news:rewired - “Reader-centred journalism”
A fascinating section in Joanna Geary’s news:rewired keynote last week looked at brand loyalty, and how people happily have tattoos of company and band logos inked onto their bodies, but you never see someone with a masthead tattoo. This is despite the fact that, as she said, ‘taking the newspaper’ used to be about belonging to a tribe, and you’d tend to socialise with people from the same tribe who read the same paper, otherwise, she argued, after a few drinks you’d inevitably end up in a massive row.
The main thrust of her talk was that digitally we should be seeking out these ‘fans’ of our brands, and listening to them, instead of chasing higher and higher numbers of less engaged eyeballs for advertisers.
It seems like Joanna has always had an ear for what the audience might want. She related how in her earliest newspaper jobs she found it odd that the editor set the day’s news agenda, you wrote your stories, and the only real idea you had of whether you had done a good job was whether the editor was pleased. In what sounds like an attempt to do reader-centred journalism years before its time, she had wanted to get the audience more involved back then.
Of course, Joanna is in a fascinating position now, working with a national newspaper community that is behind a paywall. Even in a larger pool, however, it is possible to spot the hyper-engaged users. In my talk I made the point that sometimes your most engaged ‘fans’ can also be your most vocal critics.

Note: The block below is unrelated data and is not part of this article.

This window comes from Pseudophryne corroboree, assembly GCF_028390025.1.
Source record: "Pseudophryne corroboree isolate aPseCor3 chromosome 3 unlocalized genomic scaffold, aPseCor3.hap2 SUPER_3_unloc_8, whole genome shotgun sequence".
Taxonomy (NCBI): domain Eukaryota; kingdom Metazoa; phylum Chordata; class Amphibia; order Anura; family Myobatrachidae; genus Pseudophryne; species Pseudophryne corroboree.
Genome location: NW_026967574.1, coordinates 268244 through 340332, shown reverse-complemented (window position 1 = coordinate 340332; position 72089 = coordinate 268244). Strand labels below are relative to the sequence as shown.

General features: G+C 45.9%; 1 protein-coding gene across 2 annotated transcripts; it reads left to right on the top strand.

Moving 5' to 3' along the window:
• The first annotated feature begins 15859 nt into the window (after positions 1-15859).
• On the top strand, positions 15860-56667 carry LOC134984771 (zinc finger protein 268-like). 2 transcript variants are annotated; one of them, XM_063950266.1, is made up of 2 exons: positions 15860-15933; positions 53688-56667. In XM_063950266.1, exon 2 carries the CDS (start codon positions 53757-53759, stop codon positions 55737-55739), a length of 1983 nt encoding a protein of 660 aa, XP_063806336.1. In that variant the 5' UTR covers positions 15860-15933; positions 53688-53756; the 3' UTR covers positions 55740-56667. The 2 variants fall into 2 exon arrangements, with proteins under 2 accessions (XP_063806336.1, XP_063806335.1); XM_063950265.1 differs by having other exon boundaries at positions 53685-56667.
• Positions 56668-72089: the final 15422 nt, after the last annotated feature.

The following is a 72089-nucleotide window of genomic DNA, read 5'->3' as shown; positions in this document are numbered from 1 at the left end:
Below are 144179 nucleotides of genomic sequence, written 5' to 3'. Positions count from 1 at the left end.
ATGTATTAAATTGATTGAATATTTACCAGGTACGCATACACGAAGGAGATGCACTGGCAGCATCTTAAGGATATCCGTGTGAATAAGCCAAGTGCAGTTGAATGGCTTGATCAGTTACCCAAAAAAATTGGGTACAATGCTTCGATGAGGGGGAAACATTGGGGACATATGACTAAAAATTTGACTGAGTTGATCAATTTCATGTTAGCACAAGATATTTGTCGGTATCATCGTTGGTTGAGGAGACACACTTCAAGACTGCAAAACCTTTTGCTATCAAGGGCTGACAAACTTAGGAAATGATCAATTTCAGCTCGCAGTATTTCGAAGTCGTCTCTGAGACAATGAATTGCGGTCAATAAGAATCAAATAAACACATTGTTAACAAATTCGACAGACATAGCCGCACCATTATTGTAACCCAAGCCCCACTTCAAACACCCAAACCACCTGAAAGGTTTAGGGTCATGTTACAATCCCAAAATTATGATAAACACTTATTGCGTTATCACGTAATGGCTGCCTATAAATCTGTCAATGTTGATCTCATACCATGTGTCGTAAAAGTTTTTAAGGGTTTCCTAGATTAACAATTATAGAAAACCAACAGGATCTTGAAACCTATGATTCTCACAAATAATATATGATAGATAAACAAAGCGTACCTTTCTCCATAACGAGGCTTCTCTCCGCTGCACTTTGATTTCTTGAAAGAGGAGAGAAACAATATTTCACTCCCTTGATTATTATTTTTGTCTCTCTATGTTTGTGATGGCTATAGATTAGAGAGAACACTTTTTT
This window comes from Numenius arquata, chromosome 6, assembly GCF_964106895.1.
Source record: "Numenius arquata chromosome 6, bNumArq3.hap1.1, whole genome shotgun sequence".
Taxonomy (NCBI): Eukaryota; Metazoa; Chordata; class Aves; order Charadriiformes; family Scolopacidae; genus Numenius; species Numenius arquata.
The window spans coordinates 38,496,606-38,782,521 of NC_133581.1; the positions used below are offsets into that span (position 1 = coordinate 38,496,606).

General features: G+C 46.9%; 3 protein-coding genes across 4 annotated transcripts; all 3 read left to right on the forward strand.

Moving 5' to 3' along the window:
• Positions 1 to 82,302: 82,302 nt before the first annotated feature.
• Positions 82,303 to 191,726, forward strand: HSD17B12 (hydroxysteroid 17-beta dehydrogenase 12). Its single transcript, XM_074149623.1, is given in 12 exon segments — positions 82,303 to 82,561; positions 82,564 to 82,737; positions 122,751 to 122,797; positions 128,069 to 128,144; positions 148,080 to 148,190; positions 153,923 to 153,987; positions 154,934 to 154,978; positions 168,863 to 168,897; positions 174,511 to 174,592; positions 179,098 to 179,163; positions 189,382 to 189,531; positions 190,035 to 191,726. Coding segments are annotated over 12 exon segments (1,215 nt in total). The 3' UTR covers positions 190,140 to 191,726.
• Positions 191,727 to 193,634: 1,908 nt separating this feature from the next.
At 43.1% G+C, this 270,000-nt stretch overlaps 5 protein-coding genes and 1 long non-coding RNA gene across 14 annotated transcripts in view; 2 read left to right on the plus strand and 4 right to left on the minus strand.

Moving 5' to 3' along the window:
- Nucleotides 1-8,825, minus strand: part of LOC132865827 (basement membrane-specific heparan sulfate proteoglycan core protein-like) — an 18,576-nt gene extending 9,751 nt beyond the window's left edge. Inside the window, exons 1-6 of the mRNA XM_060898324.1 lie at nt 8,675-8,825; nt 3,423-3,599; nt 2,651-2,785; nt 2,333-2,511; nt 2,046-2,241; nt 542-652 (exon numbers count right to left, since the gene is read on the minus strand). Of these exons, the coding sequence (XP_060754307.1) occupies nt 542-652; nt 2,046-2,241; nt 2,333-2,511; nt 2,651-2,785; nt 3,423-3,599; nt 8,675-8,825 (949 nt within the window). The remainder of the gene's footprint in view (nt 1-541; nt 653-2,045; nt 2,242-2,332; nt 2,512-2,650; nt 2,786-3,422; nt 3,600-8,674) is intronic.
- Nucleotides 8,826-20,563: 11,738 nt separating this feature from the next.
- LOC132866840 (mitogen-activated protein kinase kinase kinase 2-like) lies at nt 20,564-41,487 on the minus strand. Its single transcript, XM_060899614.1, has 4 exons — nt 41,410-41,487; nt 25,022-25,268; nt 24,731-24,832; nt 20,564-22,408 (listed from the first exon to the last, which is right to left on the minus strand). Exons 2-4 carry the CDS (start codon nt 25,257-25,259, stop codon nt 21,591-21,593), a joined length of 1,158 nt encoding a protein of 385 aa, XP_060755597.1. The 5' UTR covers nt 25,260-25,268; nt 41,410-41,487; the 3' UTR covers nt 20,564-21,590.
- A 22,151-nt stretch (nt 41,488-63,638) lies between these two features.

I flashed up on screen a post from Tony Hirst’s OUseful blog where he confessed to ‘hassling’ Simon Rogers over the formats of some of the information in the Guardian Datastore.
Tony’s contributions are fantastically useful, and the team have now changed some of their workflows to try and include more universal identifiers. On datasets with country lists, for example, they now aim to provide the two letter ISO country code in order to get around confusion when comparing datasets that might feature Burma or Myanmar for example.
The irony, of course, being that we are only receiving criticism of our data formatting because we are trying to publish so much more data than anyone else in the sector.
In my “No more us and them” talk for World Usability Day I cited another couple of examples of passionate ‘fans’ getting angry at the Guardian, whether it was over changes to the online Crosswords, or a bug in our iPhone app.
I’m an enthusiastic advocate of getting the user involved in the design of digital products. Indeed, I think it is crazy not to. Whether formal lab testing, or more ad hoc guerilla means, talking to your end users always teaches you something about how your products are used and perceived. Why would the news industry think they could do it any differently?
I came away from news:rewired encouraged on that score. Whether it was the games session, looking at the potential future of IPTV, or the online community session, there seemed a genuine understanding in the room that listening to our readers and viewers is vital, and that the era of the passive mass audience is rapidly drawing to a close.